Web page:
Script for the July 3rd episode of the “Enjoying the Bible” podcast.

Introduction

Welcome to the July 3rd episode of the “Enjoying the Bible” podcast. I’m Matt Ellis, and I’m the pastor of the First Baptist Church in Polk City, Florida.

Today’s reading is Job 25-27 and Acts 12, but we will focus only on the New Testament in this podcast.

If you have questions about anything in the Old Testament or New Testament reading assignment, please email me at mattellis1997@gmail.com. I may answer it on the next podcast.

Acts 12

In contrast to the love that the believers in Antioch had for the Jerusalem Christians, we read of the hatred that Herod Agrippa the First and the Jews had for the Jerusalem Christians.

Acts 12:1-2 (CSB): “About that time King Herod violently attacked some who belonged to the church, and he executed James, John’s brother, with the sword.” 

James was one of the inner three apostles that learned from Jesus (Peter, James, and John). He was the first Apostle to be killed under the rule of an unfriendly government. Apparently, he was alleged to be guilty of leading Israel away to serve another (false) god. Herod Agrippa I, a Jew, would have seen the merits of eradicating an infidel from among their midst.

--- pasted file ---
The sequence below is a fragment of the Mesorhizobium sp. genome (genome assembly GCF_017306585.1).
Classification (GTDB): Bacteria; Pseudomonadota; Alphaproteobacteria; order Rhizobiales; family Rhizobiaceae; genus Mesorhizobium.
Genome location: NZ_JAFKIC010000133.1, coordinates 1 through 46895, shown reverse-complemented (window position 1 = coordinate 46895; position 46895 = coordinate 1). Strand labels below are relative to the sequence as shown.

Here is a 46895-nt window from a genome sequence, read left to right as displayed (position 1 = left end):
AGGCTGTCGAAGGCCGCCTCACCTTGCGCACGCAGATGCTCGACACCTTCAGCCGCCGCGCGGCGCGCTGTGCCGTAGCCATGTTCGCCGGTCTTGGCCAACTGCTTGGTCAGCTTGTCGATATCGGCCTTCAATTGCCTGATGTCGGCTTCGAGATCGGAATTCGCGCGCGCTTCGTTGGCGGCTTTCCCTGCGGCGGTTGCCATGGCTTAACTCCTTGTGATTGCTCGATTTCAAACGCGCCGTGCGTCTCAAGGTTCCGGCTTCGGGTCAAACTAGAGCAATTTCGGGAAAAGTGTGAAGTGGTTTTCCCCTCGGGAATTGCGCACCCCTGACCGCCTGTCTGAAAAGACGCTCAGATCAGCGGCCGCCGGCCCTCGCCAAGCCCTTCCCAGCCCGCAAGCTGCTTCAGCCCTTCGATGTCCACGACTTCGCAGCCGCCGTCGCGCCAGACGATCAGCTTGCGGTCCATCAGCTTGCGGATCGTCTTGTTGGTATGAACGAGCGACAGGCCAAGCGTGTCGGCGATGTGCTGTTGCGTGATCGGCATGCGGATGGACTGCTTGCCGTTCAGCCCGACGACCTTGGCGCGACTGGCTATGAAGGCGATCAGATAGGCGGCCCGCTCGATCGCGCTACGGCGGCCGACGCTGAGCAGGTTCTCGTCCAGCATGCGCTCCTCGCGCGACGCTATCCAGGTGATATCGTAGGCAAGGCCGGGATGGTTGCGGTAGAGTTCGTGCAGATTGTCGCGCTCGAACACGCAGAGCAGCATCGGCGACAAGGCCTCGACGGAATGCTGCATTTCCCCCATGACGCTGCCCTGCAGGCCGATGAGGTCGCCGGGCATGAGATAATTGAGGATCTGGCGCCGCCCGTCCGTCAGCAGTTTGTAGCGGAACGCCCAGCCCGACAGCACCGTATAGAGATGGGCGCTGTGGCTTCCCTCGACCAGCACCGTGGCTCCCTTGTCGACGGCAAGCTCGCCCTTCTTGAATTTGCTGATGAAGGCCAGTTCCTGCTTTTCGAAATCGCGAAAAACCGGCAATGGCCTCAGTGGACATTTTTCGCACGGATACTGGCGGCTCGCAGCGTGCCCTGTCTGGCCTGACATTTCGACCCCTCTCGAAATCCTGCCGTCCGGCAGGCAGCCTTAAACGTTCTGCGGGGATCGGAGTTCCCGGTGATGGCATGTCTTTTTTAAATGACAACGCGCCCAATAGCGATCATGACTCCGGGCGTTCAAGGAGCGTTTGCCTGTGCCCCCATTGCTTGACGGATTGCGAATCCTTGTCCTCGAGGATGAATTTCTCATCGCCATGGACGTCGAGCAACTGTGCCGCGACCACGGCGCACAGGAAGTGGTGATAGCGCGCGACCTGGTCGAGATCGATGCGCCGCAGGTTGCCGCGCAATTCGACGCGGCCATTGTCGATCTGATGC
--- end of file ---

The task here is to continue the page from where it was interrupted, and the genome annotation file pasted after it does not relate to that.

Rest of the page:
Herod Agrippa may have thought that killing James was the right thing to do but was also a political risk. James was a high-profile Christian figure in Jerusalem, and the number of Christians in that city was not known. Would there be a massive uprising after James’ death?

Herod noticed that the response to James’ murder was overwhelmingly positive. The Jews loved that he had killed one of the Christian church’s main leaders. So Herod grew bolder. He arrested Peter and put him under the careful watch of 16 soldiers. Peter was to remain in prison until after the observance of the Passover, when he would stand before Herod and be tried.

It would seem that the 16 soldiers were on a rotation. Four of them would have been on duty at one time, with two chained to Peter and the other two watching at the entrance. Peter wasn’t going anywhere! At least that was their plan.

Acts 12:5 (CSB): “So Peter was kept in prison, but the church was praying fervently to God for him.”

Herod exercised his power by locking Peter up and putting soldiers in place to watch over him. However, the church exercised its power by dropping to its knees and praying to the God of Heaven for Peter.